Editor’s Note: Reed Foster is the Head of Military Capabilities Analysis Team at IHS Jane’s in London. The views expressed in this commentary are solely the author’s.
A year after Mosul fell to ISIS, Iraq's PM has appealed for more access to weapons
But Reed Foster says the militants advance using light weaponry and mobile fighters
The weapons requested are unlikely to shift the balance in the fight against ISIS, Foster says
With the approaching anniversary of the dramatic fall of Mosul to ISIS last year, coalition ministers recently gathered in Paris to discuss how to stem and reverse the growing blight of the group, specifically within Iraq’s borders.
Iraqi Prime Minister Haider al-Abadi made an appeal for access to a greater volume of weapons to counter the group’s advances.
Why ISIS is winning and how to stop it
Nearly a year after ISIS’ parades of U.S.-made heavy military equipment showcased significant gains in materiel and military equipment, to what degree has this advanced weaponry enabled the group to expand its presence within Syria and Iraq?
Analysis from the IHS Jane’s Military Capabilities team indicates that ISIS’ continued expansion cannot be attributed to its seizure of heavy military armaments, but rather its astute employment of relatively low-tech equipment – operated in conjunction with highly-effective tactics.
Once heavy armaments seized from sacked Iraqi garrison were observed being employed or transported by ISIS, coalition aircraft made it a priority to engage and destroy such hardware.
The ease by which this equipment can be identified and struck – coupled with the amount of training, maintenance and spares required to operate it effectively – has meant tanks and artillery have been largely absent from the battlefields of Iraq and Syria.
However, as ISIS’ continued military gains in the region have illustrated, not only is the deployment of heavy weaponry simply impractical, it is also unnecessary to achieve the group’s tactical objectives.
Mobile, motivated fighters
Cities and military bases have not fallen to ISIS through its deployment of ex-Soviet tanks and iconic U.S.-made Humvees. More commonly, ISIS has advanced by launching coordinated IED attacks – sometimes utilizing those very Humvees as vehicle-borne IEDs – before assaults by highly mobile and motivated fighters equipped with a variety of small arms and light weapons. And so it proved nearly a year after the fall of Mosul, when a well-coordinated assault by ISIS fighters ended a protracted fight for Ramadi.
The employment of speed, mobility and violence proved to be as effective against Iraqi state forces in that city in May as it was in Mosul a year prior. By using its own brand of “shock and awe,” ISIS has been able to been able to deploy vehicle-borne IEDs and relatively small, well-coordinated groups of highly motivated and relatively lightly-equipped fighters to exploit the inherent shortcomings of the larger Iraqi Security Forces.
In many ways ISIS has achieved more with light pickup trucks, explosives and mobile phones than its better equipped and organized state-based opponents. Speed and concentration of force has been a tactic utilized successfully throughout the history of warfare and is unlikely to be much-altered by ISIS if it can continue achieve success through such means.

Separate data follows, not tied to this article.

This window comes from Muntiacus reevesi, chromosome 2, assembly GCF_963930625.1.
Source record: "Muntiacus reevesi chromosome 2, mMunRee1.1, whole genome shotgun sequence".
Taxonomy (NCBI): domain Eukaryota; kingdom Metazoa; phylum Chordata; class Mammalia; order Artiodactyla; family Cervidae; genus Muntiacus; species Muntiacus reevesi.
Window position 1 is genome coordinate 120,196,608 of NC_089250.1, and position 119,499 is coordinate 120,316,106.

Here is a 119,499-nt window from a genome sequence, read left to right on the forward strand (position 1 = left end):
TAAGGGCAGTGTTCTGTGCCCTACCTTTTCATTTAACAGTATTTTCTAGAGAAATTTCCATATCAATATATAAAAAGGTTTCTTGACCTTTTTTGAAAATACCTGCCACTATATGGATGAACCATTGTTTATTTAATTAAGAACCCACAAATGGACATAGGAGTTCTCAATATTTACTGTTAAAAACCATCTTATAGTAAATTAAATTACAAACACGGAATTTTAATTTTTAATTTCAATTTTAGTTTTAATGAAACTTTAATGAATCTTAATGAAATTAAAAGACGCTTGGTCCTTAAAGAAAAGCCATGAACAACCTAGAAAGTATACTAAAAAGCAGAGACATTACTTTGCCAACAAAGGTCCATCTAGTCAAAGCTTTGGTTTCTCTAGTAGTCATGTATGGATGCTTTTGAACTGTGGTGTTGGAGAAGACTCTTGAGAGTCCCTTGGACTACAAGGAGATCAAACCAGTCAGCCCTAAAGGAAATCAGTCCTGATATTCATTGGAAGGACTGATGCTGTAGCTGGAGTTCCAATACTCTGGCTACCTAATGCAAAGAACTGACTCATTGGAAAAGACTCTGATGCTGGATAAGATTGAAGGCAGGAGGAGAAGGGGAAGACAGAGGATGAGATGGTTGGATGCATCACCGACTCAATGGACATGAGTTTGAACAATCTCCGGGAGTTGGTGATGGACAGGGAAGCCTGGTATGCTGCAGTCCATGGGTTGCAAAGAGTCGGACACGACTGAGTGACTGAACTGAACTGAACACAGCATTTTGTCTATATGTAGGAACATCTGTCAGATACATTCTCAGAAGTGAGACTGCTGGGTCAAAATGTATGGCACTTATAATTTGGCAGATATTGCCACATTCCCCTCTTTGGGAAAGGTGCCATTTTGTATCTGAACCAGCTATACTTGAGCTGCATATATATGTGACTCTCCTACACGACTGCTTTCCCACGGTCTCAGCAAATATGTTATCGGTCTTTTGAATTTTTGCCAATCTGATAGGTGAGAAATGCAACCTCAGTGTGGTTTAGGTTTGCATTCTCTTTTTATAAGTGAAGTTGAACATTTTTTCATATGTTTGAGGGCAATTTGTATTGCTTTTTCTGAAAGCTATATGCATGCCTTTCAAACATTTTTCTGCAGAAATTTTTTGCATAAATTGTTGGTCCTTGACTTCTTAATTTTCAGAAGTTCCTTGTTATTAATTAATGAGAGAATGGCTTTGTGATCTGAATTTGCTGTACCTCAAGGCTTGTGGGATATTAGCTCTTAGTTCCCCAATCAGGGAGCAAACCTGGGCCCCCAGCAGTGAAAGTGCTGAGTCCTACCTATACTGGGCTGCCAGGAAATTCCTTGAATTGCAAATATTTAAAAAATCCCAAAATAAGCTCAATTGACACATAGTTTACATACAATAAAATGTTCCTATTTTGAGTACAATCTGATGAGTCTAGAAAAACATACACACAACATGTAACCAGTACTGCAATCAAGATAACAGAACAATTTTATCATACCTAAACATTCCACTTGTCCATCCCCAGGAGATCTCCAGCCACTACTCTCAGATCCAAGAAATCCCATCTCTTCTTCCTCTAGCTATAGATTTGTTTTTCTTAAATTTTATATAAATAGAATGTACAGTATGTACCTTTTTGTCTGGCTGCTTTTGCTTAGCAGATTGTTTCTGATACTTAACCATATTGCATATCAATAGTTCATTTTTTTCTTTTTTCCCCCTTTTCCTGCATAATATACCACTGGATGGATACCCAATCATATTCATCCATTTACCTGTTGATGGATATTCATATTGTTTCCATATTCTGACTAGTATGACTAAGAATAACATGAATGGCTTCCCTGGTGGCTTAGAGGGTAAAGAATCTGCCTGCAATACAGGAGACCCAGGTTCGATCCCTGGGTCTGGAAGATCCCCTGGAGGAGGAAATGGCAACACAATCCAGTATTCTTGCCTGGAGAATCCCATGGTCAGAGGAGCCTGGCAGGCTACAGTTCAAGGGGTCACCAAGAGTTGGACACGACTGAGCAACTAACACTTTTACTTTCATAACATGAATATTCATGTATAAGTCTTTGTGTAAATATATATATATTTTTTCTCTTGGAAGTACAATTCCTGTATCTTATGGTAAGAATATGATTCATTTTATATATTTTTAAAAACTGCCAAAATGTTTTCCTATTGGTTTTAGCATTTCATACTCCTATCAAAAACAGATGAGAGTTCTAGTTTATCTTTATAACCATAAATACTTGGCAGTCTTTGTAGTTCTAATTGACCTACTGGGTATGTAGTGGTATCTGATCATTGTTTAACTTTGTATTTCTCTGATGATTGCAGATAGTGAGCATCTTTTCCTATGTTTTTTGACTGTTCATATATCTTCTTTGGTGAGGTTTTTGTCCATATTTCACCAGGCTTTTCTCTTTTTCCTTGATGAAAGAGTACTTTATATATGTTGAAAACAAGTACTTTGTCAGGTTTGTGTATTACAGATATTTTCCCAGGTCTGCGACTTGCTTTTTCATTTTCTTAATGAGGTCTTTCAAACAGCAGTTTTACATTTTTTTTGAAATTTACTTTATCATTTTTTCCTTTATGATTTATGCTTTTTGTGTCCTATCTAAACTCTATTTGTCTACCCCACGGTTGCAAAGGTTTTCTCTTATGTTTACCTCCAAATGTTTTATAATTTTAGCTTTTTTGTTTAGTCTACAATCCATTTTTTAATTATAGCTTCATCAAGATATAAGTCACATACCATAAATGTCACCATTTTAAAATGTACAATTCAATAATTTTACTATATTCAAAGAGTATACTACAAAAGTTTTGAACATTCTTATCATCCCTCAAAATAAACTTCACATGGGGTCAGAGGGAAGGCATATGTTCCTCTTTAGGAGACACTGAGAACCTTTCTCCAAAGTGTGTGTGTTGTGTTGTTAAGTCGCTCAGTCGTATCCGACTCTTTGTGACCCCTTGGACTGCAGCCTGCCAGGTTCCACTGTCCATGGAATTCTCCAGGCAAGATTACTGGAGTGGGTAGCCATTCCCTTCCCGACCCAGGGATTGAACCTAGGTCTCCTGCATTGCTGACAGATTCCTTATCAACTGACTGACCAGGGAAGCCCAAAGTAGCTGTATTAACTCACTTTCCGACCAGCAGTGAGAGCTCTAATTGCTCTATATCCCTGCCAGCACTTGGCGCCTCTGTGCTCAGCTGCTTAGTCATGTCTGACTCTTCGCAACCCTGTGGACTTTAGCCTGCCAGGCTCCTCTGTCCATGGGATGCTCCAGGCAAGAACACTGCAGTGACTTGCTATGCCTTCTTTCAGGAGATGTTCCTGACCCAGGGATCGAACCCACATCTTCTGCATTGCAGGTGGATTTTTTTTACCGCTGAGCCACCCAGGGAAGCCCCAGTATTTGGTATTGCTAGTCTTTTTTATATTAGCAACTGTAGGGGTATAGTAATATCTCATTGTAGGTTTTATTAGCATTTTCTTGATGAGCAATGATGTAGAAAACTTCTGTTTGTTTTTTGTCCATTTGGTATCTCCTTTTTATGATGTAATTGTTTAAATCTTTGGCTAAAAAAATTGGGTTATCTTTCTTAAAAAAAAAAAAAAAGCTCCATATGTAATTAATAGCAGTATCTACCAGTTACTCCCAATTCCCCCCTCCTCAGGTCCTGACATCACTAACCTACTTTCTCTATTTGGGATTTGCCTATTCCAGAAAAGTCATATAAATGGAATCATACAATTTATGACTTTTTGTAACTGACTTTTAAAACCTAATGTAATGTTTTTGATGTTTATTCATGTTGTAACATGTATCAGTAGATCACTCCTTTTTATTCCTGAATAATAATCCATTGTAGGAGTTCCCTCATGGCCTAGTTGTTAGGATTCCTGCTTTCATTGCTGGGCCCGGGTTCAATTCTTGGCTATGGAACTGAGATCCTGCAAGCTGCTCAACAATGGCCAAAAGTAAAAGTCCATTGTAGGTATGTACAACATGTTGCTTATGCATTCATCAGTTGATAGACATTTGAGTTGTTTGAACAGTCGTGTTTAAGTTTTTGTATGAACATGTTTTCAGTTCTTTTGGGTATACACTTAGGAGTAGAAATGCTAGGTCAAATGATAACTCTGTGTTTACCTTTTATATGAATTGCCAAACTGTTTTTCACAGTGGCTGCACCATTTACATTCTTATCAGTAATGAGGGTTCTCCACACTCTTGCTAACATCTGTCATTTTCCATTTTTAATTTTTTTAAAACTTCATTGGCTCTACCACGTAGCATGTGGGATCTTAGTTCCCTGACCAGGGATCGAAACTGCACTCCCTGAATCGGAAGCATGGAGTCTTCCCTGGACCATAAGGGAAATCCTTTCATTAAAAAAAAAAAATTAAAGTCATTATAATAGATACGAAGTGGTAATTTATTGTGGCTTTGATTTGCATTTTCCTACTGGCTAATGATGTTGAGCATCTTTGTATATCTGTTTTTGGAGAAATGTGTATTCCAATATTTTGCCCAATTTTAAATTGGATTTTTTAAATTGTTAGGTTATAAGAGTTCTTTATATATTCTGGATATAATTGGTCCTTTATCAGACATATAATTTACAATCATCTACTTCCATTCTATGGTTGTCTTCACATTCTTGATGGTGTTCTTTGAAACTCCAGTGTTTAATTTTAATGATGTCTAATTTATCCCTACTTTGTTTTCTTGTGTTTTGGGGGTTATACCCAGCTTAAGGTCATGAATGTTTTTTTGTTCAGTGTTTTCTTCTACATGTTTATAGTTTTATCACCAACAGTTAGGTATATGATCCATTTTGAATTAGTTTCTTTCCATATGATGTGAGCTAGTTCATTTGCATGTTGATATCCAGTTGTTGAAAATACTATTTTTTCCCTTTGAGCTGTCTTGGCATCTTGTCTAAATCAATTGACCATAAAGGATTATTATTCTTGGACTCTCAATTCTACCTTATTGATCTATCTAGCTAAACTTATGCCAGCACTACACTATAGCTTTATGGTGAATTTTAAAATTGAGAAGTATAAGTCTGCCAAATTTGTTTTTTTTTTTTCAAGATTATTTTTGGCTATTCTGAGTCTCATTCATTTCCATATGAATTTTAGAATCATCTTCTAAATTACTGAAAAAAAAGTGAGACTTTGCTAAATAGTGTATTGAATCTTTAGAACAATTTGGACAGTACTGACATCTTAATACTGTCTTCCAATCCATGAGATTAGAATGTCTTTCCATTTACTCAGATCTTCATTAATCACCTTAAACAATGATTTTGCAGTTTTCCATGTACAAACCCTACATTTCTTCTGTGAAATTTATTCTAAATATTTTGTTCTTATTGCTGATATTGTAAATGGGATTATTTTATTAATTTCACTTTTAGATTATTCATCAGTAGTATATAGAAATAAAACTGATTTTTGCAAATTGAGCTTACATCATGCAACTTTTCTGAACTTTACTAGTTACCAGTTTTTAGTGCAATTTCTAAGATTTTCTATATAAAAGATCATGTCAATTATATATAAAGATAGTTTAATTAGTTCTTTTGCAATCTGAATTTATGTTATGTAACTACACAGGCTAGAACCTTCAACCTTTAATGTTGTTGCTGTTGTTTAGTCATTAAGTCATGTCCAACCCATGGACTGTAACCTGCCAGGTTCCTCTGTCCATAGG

However, the speed and mobility that ISIS has displayed thus far has suited the largely offensive nature of its operations, through which it has made its most spectacular gains.
ISIS has largely avoided protracted defensive engagements that obviate mobility and allow for heavier state-based weapons to be brought to bear. Although Iraqi state operations to liberate Tikrit were ultimately successful, it is not believed that ISIS invested significantly in the city’s defense. It is perhaps too early to tell how effective the group may be in the defense of urban areas in Anbar or Mosul.
The danger is that the capacity-building and equipping of the Iraqi Army by international partners may not be sufficient to outpace the rate at which ISIS consolidates its gains. Although the U.S.-trained Iraqi Special Forces are considered to be capable, their numbers are too few to provide both offensive and defensive capacity for the state, and their numbers cannot be quickly or easily replenished.
The rank-and-file of the Iraqi army remains largely untested and has been found wanting in areas now controlled by ISIS. The country possesses significant amounts of protected mobility, armor and the assistance of coalition air power but these elements can only be used effectively with close coordination and adequate training.
Ultimately, the weapons and equipment that Prime Minister Haider al-Abadi seeks are unlikely to shift the balance in the fight against ISIS – nor will ISIS likely oblige the Iraqi State in allowing it the time to increase its tactical quality or technical proficiency.
ISIS can be defeated militarily, but vanquishing the group will likely fall to similarly equipped and motivated forces of the Shia militia. These militia are increasingly being depended upon to conduct not only localized defensive operations within Shia-populated areas, but also to support – and increasingly supplant – the Iraqi Security Forces offensively.
However, even if the Shia militias prove to be the decisive factor in the fight against ISIS, the victory may well hold unforeseen consequences for the country.
A future Iraqi state where the militias emerge as the dominant military force is unlikely to remain free of strife. The nearly inevitable conflict following in the wake of victory will presumably culminate with the fracturing of the country along ethnic fault lines.